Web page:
Many sports fans have been glued to the TV this week watching the NHL hockey playoffs and cheering on the Chicago Blackhawks as they try winning their third Stanley Cup since 2010.
As a result of living so close to a championship-winning team, many kids across Lemont and beyond may have been prompted to pick up the sport in recent years.
Hockey has exploded in popularity. According to USA Hockey – the national governing body for youth ice hockey in the U.S. -- national membership stood at 195,125 players in 1990-91. Last season, its membership jumped to 510,270.
According to Podiatry Today, hockey injuries fall into two categories -- high speed, low mass injuries from by a puck or stick that lead to contusions, lacerations and concussions. Then there are the low speed, high mass injuries caused by collisions with bodies or boards that usually result in sprains and fractures.
Injuries to the lower extremities account for roughly 27 percent of all hockey injuries, with 11 percent of those happening in the foot.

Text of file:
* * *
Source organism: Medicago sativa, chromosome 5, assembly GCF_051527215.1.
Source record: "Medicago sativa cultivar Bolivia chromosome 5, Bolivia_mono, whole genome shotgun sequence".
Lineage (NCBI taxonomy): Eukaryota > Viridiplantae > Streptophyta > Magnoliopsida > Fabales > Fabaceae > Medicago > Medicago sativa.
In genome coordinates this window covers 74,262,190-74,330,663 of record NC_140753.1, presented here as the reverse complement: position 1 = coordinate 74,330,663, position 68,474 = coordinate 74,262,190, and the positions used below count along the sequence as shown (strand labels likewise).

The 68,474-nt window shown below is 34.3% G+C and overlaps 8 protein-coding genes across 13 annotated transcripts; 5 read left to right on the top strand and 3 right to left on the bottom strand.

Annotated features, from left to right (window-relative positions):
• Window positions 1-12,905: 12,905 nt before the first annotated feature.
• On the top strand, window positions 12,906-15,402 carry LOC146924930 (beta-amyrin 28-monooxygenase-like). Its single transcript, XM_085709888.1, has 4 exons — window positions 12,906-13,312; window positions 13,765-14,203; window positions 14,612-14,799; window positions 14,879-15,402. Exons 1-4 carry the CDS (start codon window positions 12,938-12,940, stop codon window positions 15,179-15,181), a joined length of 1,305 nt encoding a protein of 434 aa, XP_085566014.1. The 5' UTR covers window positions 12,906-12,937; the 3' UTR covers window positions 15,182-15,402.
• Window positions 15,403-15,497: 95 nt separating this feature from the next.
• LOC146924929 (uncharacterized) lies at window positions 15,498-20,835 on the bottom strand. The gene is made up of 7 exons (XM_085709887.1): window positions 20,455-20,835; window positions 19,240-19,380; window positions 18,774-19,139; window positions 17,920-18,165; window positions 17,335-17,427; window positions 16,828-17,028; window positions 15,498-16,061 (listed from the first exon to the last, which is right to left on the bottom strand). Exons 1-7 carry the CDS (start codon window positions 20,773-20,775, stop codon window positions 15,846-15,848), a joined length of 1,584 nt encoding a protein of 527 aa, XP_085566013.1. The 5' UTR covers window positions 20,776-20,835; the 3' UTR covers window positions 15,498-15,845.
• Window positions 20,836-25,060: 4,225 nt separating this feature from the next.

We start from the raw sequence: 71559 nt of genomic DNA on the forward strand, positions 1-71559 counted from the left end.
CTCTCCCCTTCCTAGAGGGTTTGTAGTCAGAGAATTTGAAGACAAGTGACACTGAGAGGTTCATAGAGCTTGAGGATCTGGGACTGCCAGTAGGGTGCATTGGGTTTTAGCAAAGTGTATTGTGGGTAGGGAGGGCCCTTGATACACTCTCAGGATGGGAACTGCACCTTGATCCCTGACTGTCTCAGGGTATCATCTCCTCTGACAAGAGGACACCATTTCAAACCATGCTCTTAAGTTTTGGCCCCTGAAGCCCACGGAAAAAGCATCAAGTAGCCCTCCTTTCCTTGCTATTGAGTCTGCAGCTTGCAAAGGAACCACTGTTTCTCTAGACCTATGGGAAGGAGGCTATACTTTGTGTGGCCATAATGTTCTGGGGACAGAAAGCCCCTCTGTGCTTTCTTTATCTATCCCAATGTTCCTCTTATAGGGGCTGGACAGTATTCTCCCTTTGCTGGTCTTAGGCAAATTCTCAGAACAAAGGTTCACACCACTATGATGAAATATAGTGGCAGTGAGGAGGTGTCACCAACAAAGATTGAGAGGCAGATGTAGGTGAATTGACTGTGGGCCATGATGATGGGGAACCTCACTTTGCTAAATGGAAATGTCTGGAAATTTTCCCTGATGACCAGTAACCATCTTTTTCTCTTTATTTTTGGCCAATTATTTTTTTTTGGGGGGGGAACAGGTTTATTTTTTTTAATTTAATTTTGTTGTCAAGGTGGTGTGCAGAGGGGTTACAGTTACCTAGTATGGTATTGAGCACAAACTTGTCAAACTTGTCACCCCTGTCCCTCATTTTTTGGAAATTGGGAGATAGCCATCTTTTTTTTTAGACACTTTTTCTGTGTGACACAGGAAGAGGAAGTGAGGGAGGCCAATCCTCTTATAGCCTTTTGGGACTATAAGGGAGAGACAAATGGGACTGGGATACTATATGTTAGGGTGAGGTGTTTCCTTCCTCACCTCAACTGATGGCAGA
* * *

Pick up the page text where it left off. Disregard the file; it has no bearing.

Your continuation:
Meanwhile, among kids between the ages of 11 and 14, the injury rate is about one per 100 hours of playing time. Among players aged 18 to 21, the rate of injury is one per 11 hours of play. And in case you were wondering, pro players suffer injuries at a rate of one per seven hours of play – likely because of the intensity.
When it comes to hockey, sprains and strains are the most common type of injuries. In many cases, the best immediate treatment consists of R.I.C.E., which stands for Rest, Ice, Compression, Elevation.
In addition, hockey can lead to the following:
- Achilles tendinitis (When the tendon that connects the back of the leg to the heel becomes swollen and painful.)
- Achilles tendon rupture (An injury to the back of the lower leg. If overstretched, the Achilles tendon can tear completely or partially. )
If you or someone in your family is suffering from a sports injury, call of office get started on your way back to health. Pain is never normal, and we can get many patients into our office within a day or two.
Stay safe as you play, and go Hawks!
By Michelle Kim